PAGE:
City Lights: San Francisco by

Reviewed by
June–July 2014, no. 362

City Lights: San Francisco by

Reviewed by
June–July 2014, no. 362

For H. Tamvakeras

I was reading a poem in that upstairs sunlit room
when I looked up and thought I saw you, Harry,
standing beside the window across from the apartment
where laundry hung outside like a fireman’s ladder snaking

down the brickwork. The man had your narrow shoulders,
the same frail back, your steel-grey hair. His head was covered
by a baseball cap. He was missing your glasses. It’s not
the first time I’ve seen your ghost around books –

in that Sydney apartment up for sale, where shelves
spilled into each room, crammed full of cookbooks,
histories and biographies, I’d thought it was you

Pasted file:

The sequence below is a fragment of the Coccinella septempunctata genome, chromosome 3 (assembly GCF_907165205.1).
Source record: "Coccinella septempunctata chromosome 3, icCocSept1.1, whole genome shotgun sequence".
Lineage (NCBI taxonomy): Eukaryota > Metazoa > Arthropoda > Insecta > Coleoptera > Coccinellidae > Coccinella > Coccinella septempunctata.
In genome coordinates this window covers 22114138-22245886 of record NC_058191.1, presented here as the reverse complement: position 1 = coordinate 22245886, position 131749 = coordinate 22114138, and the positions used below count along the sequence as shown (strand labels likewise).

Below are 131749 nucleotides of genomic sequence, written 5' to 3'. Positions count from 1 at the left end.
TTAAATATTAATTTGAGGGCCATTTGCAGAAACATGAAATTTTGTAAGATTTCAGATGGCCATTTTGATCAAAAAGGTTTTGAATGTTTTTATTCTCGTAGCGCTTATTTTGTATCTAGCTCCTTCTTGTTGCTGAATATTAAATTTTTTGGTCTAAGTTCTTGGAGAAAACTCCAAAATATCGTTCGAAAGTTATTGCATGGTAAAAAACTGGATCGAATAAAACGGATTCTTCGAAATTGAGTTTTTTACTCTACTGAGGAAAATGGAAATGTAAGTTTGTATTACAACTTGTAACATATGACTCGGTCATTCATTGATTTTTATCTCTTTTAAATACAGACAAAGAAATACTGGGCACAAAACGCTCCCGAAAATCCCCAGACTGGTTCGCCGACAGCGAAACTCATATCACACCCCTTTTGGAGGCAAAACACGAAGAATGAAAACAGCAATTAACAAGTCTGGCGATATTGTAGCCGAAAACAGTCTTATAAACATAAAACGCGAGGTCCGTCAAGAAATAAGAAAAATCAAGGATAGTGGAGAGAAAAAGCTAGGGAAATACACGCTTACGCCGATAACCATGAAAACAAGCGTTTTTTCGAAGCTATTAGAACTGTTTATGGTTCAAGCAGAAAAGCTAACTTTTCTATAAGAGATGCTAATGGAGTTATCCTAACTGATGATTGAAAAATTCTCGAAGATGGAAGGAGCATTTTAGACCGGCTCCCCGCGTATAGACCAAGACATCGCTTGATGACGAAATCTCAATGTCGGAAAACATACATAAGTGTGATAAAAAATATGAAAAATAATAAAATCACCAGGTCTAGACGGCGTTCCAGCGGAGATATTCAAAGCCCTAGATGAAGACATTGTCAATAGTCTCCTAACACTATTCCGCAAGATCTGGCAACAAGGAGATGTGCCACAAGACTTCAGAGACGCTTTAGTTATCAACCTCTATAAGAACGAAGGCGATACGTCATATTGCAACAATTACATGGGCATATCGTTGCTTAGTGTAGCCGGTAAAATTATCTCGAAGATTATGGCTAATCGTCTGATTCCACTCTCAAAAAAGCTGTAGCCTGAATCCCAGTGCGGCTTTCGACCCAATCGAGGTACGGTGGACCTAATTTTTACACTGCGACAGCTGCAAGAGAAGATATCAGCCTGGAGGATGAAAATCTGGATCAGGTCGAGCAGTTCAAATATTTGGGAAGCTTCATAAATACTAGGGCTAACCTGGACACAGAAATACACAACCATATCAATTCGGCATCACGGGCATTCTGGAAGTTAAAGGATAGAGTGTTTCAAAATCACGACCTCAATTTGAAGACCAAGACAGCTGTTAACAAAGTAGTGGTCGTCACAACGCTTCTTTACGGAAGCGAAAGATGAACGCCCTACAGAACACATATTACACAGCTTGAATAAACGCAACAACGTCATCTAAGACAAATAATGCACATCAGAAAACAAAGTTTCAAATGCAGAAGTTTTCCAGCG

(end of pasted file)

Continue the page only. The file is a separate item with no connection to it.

smiling in the photographs. You’d fit right into

this windy city. You’d meet with the philosophers
on Wednesday nights, shop the farmers’ markets
on weekends, hold court in the downtown bars
over glasses of ouzo. You would shrug on 

your cracked leather jacket before winding your way
home up the hills, some steep as the hills of Lesbos.
The city lights shiver like so many eyes
before they close up against the darkness of the night.

From the New Issue

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